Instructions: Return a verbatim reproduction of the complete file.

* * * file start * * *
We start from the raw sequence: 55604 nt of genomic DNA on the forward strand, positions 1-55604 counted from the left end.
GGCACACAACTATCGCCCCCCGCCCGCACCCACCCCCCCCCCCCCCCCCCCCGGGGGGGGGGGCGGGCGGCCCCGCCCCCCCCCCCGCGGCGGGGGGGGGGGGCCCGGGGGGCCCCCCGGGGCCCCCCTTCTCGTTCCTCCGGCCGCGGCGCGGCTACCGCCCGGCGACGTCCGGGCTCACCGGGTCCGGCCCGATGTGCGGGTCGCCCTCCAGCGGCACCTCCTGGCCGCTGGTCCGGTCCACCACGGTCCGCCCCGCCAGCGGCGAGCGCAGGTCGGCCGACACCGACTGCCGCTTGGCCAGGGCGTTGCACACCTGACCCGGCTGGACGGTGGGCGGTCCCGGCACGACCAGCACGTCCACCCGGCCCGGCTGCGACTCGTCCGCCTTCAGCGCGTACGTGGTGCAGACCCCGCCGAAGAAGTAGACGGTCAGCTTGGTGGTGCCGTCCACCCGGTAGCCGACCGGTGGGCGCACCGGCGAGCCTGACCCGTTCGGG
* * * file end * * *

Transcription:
We start from the raw sequence: 55604 nt of genomic DNA on the forward strand, positions 1-55604 counted from the left end.
GGCACACAACTATCGCCCCCCGCCCGCACCCACCCCCCCCCCCCCCCCCCCCGGGGGGGGGGGCGGGCGGCCCCGCCCCCCCCCCCGCGGCGGGGGGGGGGGGCCCGGGGGGCCCCCCGGGGCCCCCCTTCTCGTTCCTCCGGCCGCGGCGCGGCTACCGCCCGGCGACGTCCGGGCTCACCGGGTCCGGCCCGATGTGCGGGTCGCCCTCCAGCGGCACCTCCTGGCCGCTGGTCCGGTCCACCACGGTCCGCCCCGCCAGCGGCGAGCGCAGGTCGGCCGACACCGACTGCCGCTTGGCCAGGGCGTTGCACACCTGACCCGGCTGGACGGTGGGCGGTCCCGGCACGACCAGCACGTCCACCCGGCCCGGCTGCGACTCGTCCGCCTTCAGCGCGTACGTGGTGCAGACCCCGCCGAAGAAGTAGACGGTCAGCTTGGTGGTGCCGTCCACCCGGTAGCCGACCGGTGGGCGCACCGGCGAGCCTGACCCGTTCGGG